Robert Engle in NYC – Environmental Risk
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Climate risk is potentially enormously serious and some believe it threatens the entire human race. When faced with big long term risks it is natural to insure against them. In this case, there cannot be such insurance because the risk is non-diversifiable and consequently no firm can provide this insurance. The finance alternative is to allocate a portion of the investment portfolio to assets that will do especially well in the bad climate state of nature.
Publicly available hedge portfolios are examined on V-LAB to measure the cost of insurance.
This project aims to develop a dynamic approach to hedge climate change through Merton style hedge portfolios. When there is news that climate risk is growing, assets in this portfolio should increase in value. A careful analysis of climate news is used to calibrate this portfolio. A portfolio that hedges climate change news will then be constructed by holding stocks that are correlated with the news. This portfolio is parameterized by environmental characteristics of firms using the method of Kelly and Pruitt.
In this 1-hour seminar we will look at what environmentally conscious investments exist and how they are performing relative to the market. Professor Engle will introduce new research that allows for an improved estimate of the discount rate using modern finance tools.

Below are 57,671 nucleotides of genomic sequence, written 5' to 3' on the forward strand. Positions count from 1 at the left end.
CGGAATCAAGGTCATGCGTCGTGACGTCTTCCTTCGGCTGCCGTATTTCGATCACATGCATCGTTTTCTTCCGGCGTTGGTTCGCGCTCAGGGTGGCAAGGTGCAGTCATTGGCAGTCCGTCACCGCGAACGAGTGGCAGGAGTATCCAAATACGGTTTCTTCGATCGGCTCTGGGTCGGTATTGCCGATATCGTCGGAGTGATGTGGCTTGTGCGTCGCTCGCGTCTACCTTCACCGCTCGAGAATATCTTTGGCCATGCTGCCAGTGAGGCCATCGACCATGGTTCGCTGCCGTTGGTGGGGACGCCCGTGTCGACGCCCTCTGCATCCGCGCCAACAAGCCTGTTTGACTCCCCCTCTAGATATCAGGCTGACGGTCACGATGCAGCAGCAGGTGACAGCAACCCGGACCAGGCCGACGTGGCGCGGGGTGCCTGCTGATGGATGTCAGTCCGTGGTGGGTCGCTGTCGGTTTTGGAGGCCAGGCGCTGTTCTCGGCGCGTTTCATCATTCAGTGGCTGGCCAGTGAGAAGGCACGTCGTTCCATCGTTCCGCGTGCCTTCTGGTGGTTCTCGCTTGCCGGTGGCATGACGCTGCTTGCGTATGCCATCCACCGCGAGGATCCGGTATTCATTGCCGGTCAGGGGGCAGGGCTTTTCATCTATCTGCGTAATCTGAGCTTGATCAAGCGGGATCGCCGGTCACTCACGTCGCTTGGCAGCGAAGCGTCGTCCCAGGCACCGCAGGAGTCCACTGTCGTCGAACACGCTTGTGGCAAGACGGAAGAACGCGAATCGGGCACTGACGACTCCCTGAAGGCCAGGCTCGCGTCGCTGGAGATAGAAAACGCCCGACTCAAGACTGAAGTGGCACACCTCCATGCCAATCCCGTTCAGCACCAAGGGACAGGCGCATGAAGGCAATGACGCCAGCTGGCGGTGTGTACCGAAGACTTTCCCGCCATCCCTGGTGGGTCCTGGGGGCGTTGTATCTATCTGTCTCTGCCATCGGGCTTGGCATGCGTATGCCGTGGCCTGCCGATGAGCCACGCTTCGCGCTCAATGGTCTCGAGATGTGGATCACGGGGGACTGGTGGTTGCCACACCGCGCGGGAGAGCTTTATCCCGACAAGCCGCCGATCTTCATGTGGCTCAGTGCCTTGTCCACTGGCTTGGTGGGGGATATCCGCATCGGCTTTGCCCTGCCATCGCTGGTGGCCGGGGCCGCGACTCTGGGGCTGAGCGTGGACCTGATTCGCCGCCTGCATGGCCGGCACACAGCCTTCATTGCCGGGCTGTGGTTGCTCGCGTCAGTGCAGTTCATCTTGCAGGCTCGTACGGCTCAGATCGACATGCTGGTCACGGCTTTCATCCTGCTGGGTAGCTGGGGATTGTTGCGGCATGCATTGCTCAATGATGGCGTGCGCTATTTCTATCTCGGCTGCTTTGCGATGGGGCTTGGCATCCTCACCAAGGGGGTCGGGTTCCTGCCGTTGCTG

This work examines publicly traded environmental portfolios to help investors hedge against climate change risk.
This seminar is also part of the Quantitative Finance Weekly Seminar series with Columbia Business School, NYU Tandon School of Finance and Risk Engineering, NYU Courant Institute of Mathematical Sciences, Bloomberg LP and the International Association of Quantitative Finance (IAQF).
Robert Engle, the Michael Armellino Professor of Finance at New York University Stern School of Business, was awarded the 2003 Nobel Prize in Economics for his research on the concept of autoregressive conditional heteroskedasticity (ARCH). Professor Engle is the Director of the NYU Stern Volatility Institute and a co-founding president of the Society for Financial Econometrics (SoFiE), a global non-profit organization housed at NYU. Before joining NYU Stern in 2000, he was Chancellor’s Associates Professor and Economics Department Chair at the University of California, San Diego and Associate Professor of Economics at MIT. He is a member of the National Academy of Science.
He received his Bachelor of Science from Williams College and his MS in Physics and PhD in Economics from Cornell University. He grew up in Media, Pennsylvania, spent 25 years in San Diego and now lives in New York City.